CDC discovers new bacteria species that causes Lyme disease

Researchers have discovered a second type of bacteria that causes Lyme disease that is carried by the same deer tick, but that veers from the condition’s typical symptom of a “bull’s eye” rash.

The Centers for Disease Control and Prevention (CDC) with the Mayo Clinic and health officials from Minnesota, Wisconsin and North Dakota said in a press release Monday that the bacteria Borrelia mayonii, as well as the previously known bacteria Borrelia burgdorferi, can cause Lyme disease.

“This discovery adds another important piece of information to the complex picture of tick-borne diseases in the United States,” Dr. Jeannine Petersen, microbiologist at the CDC, said in the release.

Lyme disease, a tick-borne illness, infects more than 200,000 Americans per year, and, if left untreated, can cause potentially life-threatening damage to the heart, joints and nervous system. If treated early with antibiotics, its early symptoms of fever, headache and fatigue can pass after two to four weeks, according to the Mayo Clinic.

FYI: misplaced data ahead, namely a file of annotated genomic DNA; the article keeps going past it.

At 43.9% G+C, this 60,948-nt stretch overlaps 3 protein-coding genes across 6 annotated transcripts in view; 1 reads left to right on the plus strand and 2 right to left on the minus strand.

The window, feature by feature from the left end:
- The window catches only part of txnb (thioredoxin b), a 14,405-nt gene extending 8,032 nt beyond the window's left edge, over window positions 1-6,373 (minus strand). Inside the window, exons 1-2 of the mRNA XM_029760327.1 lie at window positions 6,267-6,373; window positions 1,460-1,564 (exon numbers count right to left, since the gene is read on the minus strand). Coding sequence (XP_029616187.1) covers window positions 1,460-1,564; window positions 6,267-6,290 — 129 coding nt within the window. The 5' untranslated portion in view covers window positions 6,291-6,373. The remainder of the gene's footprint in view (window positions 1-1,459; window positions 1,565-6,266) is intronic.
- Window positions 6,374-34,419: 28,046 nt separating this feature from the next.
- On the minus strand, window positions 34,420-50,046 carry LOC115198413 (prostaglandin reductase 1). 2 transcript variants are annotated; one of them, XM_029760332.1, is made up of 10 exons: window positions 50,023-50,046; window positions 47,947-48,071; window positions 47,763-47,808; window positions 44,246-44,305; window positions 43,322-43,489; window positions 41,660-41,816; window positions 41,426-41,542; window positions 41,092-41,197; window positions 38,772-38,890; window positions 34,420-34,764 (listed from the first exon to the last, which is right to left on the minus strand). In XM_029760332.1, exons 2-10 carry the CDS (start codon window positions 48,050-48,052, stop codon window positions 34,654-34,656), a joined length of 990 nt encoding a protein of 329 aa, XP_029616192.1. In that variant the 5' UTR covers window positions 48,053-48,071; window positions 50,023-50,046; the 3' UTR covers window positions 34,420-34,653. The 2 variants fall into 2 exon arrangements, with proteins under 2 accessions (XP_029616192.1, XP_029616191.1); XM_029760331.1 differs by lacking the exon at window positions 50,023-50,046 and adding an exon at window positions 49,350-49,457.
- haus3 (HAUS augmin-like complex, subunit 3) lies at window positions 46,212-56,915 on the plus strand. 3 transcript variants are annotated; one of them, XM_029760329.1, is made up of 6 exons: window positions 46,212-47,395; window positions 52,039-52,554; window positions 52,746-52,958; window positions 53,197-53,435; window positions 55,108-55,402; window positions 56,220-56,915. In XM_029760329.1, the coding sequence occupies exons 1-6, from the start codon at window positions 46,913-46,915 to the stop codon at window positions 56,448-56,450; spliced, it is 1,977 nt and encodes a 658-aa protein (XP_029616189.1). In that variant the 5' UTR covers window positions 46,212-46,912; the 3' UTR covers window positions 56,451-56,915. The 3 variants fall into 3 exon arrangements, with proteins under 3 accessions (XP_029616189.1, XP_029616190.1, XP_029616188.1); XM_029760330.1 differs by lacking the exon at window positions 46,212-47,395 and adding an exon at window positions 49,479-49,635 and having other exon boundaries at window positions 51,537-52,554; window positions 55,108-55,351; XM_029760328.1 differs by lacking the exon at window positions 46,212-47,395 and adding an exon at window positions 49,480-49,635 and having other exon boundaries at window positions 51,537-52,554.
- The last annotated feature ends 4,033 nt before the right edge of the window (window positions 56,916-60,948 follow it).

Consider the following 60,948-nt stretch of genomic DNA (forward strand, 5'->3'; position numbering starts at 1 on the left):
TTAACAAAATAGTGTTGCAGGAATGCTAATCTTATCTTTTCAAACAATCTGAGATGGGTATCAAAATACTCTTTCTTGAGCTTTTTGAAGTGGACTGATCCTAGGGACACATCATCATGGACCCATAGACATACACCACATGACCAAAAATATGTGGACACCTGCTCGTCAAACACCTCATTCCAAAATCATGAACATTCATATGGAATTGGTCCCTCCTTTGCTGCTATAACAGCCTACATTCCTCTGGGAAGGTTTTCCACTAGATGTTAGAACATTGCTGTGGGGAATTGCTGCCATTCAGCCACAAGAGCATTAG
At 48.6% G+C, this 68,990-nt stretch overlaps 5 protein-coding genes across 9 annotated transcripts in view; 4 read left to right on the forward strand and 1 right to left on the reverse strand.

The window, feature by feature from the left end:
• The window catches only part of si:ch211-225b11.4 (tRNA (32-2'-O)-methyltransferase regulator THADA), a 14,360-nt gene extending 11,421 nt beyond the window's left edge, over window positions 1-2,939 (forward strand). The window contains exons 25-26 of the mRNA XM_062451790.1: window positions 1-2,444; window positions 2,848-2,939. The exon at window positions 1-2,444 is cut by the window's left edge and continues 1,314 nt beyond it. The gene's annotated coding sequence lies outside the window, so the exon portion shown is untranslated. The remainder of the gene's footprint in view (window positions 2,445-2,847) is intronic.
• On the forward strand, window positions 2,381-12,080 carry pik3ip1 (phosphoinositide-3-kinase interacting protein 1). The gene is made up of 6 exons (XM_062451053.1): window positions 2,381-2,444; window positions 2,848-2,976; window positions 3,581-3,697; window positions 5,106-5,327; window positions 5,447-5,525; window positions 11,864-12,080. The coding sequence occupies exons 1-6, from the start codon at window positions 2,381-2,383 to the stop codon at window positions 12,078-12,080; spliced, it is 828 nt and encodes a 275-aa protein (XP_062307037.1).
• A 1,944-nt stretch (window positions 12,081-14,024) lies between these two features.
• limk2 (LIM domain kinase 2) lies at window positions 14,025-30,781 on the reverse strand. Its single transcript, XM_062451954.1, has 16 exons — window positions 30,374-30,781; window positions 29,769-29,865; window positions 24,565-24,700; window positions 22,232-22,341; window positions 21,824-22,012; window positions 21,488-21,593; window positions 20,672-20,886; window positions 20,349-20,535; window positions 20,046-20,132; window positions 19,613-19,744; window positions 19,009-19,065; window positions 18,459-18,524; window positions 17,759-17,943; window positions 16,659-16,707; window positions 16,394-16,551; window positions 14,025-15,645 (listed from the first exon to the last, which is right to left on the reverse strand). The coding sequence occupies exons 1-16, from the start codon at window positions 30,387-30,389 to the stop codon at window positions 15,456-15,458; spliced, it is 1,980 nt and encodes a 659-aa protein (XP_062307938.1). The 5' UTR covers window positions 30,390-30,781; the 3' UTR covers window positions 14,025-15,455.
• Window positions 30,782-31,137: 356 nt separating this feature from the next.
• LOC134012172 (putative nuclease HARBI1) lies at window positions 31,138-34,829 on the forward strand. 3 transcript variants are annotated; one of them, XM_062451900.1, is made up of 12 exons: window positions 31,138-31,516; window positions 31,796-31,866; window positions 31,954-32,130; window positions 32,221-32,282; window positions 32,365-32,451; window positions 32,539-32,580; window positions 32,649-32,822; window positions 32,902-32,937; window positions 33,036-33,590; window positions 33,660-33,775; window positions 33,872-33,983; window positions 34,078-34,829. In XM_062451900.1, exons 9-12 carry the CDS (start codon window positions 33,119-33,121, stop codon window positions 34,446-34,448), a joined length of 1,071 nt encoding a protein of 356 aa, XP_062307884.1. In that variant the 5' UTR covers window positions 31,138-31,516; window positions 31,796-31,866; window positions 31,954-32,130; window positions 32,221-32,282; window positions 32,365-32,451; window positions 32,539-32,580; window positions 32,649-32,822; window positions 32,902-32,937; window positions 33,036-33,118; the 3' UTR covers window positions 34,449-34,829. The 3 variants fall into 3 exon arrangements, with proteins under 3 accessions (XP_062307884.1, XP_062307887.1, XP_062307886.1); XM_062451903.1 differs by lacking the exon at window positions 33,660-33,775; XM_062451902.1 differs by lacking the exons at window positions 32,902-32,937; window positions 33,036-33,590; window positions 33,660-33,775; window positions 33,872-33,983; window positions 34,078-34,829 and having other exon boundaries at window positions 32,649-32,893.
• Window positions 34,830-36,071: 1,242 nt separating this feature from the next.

The CDC said in the release that the newly discovered bacteria is associated with those symptoms plus nausea and vomiting, as well as diffuse rashes and a higher concentration of bacteria in the blood. The first-discovered bacteria was associated with a rash that forms a “bull’s eye” shape.

More on this...

Scientists discovered the new species when six of 9,000 samples of people suspected of having Lyme in Minnesota, Wisconsin and North Dakota were found to have bacteria that was genetically distinct from B. burgdorferi. After DNA sequencing, researchers found the bacteria belonged to a different Borrelia species. According to the release, a culture test at the CDC analyzed blood from two of the patients.

The CDC said their findings suggest the new bacteria is limited to the upper Midwest. The agency couldn’t identify it in any of the other estimated 25,000 blood samples drawn during the same period from residents suspected of having Lyme in the other 43 U.S. states— including in the Northeast and Mid-Atlantic, where Lyme borne of B. burgdorferi is most common.